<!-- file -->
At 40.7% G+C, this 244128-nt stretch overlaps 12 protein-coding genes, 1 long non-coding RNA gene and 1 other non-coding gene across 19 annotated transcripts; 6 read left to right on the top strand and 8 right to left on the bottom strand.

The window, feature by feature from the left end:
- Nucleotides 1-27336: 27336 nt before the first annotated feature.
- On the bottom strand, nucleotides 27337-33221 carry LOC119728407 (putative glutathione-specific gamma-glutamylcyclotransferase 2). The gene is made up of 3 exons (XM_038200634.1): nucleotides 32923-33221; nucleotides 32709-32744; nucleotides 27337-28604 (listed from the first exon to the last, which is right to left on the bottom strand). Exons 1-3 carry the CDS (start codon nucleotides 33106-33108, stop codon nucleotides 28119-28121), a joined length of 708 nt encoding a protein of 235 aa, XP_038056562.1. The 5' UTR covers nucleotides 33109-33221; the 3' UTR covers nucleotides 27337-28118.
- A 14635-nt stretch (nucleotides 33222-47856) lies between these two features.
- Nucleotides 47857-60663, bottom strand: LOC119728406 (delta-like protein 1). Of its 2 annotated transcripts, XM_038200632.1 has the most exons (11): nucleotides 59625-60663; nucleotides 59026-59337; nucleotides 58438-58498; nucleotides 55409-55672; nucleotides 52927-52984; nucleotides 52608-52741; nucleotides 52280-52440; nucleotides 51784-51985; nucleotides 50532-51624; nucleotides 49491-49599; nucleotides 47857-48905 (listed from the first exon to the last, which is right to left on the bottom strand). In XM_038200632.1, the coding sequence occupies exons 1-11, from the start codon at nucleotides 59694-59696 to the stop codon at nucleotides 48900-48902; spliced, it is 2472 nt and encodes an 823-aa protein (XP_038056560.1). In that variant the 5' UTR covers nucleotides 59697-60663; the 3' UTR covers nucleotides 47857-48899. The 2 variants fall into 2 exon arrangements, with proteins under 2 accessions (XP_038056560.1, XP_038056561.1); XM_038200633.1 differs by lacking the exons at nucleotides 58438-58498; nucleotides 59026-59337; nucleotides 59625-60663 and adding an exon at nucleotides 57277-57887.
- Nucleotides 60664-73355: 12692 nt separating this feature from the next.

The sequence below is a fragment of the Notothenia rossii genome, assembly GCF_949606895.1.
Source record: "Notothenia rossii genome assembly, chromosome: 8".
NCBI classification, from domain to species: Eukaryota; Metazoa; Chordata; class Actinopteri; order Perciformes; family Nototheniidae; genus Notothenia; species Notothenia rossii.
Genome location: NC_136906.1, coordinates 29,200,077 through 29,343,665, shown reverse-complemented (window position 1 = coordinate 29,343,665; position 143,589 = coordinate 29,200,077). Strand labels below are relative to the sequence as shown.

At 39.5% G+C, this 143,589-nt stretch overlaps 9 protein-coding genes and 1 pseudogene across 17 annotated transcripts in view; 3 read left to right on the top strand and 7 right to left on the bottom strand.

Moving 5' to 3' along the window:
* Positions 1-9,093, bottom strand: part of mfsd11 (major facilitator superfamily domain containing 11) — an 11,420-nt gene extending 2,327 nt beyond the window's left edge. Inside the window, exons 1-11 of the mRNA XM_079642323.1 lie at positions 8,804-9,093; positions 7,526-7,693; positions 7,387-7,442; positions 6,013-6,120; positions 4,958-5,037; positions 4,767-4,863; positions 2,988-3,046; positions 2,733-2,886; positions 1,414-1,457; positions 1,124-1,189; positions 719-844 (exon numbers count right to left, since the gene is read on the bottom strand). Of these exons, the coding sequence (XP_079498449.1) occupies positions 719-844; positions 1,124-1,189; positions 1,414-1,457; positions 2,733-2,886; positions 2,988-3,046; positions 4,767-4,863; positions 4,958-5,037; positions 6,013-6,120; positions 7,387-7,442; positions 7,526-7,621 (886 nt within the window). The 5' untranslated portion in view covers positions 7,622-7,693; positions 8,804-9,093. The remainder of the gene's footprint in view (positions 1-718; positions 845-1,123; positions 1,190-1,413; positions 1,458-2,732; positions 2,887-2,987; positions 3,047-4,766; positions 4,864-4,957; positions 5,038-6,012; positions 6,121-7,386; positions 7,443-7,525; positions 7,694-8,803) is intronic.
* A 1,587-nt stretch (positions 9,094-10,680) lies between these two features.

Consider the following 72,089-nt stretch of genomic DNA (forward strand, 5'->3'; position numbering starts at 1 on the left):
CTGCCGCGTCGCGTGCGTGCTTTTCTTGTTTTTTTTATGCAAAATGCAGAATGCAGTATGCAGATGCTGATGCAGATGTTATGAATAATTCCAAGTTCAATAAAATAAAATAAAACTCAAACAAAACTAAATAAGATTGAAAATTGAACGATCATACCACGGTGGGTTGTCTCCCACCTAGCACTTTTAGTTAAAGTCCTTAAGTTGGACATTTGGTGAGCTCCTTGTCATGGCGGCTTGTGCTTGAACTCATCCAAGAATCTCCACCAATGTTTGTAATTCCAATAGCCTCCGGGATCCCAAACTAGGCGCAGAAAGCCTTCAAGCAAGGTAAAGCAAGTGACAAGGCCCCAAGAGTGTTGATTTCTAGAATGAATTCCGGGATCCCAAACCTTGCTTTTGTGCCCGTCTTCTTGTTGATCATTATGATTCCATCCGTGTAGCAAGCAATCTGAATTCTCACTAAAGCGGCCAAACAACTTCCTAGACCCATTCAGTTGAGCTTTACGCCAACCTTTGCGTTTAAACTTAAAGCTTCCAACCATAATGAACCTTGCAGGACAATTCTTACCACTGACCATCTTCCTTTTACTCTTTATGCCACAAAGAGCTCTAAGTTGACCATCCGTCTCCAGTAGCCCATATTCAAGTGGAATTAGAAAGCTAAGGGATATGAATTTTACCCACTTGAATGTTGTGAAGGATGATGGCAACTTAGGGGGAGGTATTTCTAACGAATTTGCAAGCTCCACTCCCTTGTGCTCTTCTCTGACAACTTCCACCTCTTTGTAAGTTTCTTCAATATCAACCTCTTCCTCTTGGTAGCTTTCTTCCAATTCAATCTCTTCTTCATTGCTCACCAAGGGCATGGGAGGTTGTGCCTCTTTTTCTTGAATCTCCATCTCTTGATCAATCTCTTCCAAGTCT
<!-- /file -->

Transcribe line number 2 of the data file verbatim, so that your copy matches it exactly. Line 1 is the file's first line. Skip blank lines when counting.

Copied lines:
The window, feature by feature from the left end: